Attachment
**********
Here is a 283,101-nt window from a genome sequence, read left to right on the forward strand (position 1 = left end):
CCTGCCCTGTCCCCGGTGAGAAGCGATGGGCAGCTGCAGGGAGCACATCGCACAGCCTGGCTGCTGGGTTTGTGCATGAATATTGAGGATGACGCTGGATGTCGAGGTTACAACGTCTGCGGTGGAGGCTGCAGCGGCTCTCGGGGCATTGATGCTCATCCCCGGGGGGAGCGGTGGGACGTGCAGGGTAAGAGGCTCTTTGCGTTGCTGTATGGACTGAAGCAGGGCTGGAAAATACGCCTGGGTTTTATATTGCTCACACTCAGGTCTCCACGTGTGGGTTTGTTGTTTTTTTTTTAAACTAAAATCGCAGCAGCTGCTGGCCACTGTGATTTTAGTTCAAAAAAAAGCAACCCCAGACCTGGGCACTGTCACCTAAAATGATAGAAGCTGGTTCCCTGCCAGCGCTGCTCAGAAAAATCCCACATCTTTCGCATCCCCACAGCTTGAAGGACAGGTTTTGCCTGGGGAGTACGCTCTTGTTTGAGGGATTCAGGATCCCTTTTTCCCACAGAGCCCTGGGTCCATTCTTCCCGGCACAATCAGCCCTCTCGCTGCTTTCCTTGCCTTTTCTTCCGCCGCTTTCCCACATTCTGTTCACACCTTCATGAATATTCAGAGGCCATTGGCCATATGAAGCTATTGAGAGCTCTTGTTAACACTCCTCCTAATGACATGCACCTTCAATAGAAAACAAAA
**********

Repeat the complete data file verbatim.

Here is a 283,101-nt window from a genome sequence, read left to right on the forward strand (position 1 = left end):
CCTGCCCTGTCCCCGGTGAGAAGCGATGGGCAGCTGCAGGGAGCACATCGCACAGCCTGGCTGCTGGGTTTGTGCATGAATATTGAGGATGACGCTGGATGTCGAGGTTACAACGTCTGCGGTGGAGGCTGCAGCGGCTCTCGGGGCATTGATGCTCATCCCCGGGGGGAGCGGTGGGACGTGCAGGGTAAGAGGCTCTTTGCGTTGCTGTATGGACTGAAGCAGGGCTGGAAAATACGCCTGGGTTTTATATTGCTCACACTCAGGTCTCCACGTGTGGGTTTGTTGTTTTTTTTTTAAACTAAAATCGCAGCAGCTGCTGGCCACTGTGATTTTAGTTCAAAAAAAAGCAACCCCAGACCTGGGCACTGTCACCTAAAATGATAGAAGCTGGTTCCCTGCCAGCGCTGCTCAGAAAAATCCCACATCTTTCGCATCCCCACAGCTTGAAGGACAGGTTTTGCCTGGGGAGTACGCTCTTGTTTGAGGGATTCAGGATCCCTTTTTCCCACAGAGCCCTGGGTCCATTCTTCCCGGCACAATCAGCCCTCTCGCTGCTTTCCTTGCCTTTTCTTCCGCCGCTTTCCCACATTCTGTTCACACCTTCATGAATATTCAGAGGCCATTGGCCATATGAAGCTATTGAGAGCTCTTGTTAACACTCCTCCTAATGACATGCACCTTCAATAGAAAACAAAA